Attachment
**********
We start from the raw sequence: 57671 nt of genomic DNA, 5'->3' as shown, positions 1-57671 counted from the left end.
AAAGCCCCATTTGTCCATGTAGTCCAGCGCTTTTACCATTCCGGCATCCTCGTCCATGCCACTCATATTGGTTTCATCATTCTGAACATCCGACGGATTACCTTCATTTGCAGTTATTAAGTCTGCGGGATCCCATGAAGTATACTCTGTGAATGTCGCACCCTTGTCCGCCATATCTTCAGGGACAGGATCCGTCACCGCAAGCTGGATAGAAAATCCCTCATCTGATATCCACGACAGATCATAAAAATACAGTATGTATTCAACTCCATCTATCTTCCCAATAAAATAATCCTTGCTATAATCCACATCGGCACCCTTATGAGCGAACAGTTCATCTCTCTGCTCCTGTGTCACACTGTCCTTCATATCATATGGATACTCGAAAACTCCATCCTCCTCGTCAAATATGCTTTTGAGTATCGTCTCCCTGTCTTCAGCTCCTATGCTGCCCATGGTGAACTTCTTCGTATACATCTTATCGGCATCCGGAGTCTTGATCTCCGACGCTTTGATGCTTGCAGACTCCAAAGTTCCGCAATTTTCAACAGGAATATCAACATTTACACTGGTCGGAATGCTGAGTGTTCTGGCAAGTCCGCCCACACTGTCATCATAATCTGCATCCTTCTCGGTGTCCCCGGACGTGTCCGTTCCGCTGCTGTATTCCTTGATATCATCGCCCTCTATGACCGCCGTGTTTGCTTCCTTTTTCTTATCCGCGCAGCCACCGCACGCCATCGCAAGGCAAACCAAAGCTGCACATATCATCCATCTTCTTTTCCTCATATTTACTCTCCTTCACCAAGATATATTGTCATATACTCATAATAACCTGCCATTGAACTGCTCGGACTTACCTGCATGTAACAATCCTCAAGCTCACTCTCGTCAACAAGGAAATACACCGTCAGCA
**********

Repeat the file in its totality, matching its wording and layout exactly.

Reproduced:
We start from the raw sequence: 57671 nt of genomic DNA, 5'->3' as shown, positions 1-57671 counted from the left end.
AAAGCCCCATTTGTCCATGTAGTCCAGCGCTTTTACCATTCCGGCATCCTCGTCCATGCCACTCATATTGGTTTCATCATTCTGAACATCCGACGGATTACCTTCATTTGCAGTTATTAAGTCTGCGGGATCCCATGAAGTATACTCTGTGAATGTCGCACCCTTGTCCGCCATATCTTCAGGGACAGGATCCGTCACCGCAAGCTGGATAGAAAATCCCTCATCTGATATCCACGACAGATCATAAAAATACAGTATGTATTCAACTCCATCTATCTTCCCAATAAAATAATCCTTGCTATAATCCACATCGGCACCCTTATGAGCGAACAGTTCATCTCTCTGCTCCTGTGTCACACTGTCCTTCATATCATATGGATACTCGAAAACTCCATCCTCCTCGTCAAATATGCTTTTGAGTATCGTCTCCCTGTCTTCAGCTCCTATGCTGCCCATGGTGAACTTCTTCGTATACATCTTATCGGCATCCGGAGTCTTGATCTCCGACGCTTTGATGCTTGCAGACTCCAAAGTTCCGCAATTTTCAACAGGAATATCAACATTTACACTGGTCGGAATGCTGAGTGTTCTGGCAAGTCCGCCCACACTGTCATCATAATCTGCATCCTTCTCGGTGTCCCCGGACGTGTCCGTTCCGCTGCTGTATTCCTTGATATCATCGCCCTCTATGACCGCCGTGTTTGCTTCCTTTTTCTTATCCGCGCAGCCACCGCACGCCATCGCAAGGCAAACCAAAGCTGCACATATCATCCATCTTCTTTTCCTCATATTTACTCTCCTTCACCAAGATATATTGTCATATACTCATAATAACCTGCCATTGAACTGCTCGGACTTACCTGCATGTAACAATCCTCAAGCTCACTCTCGTCAACAAGGAAATACACCGTCAGCA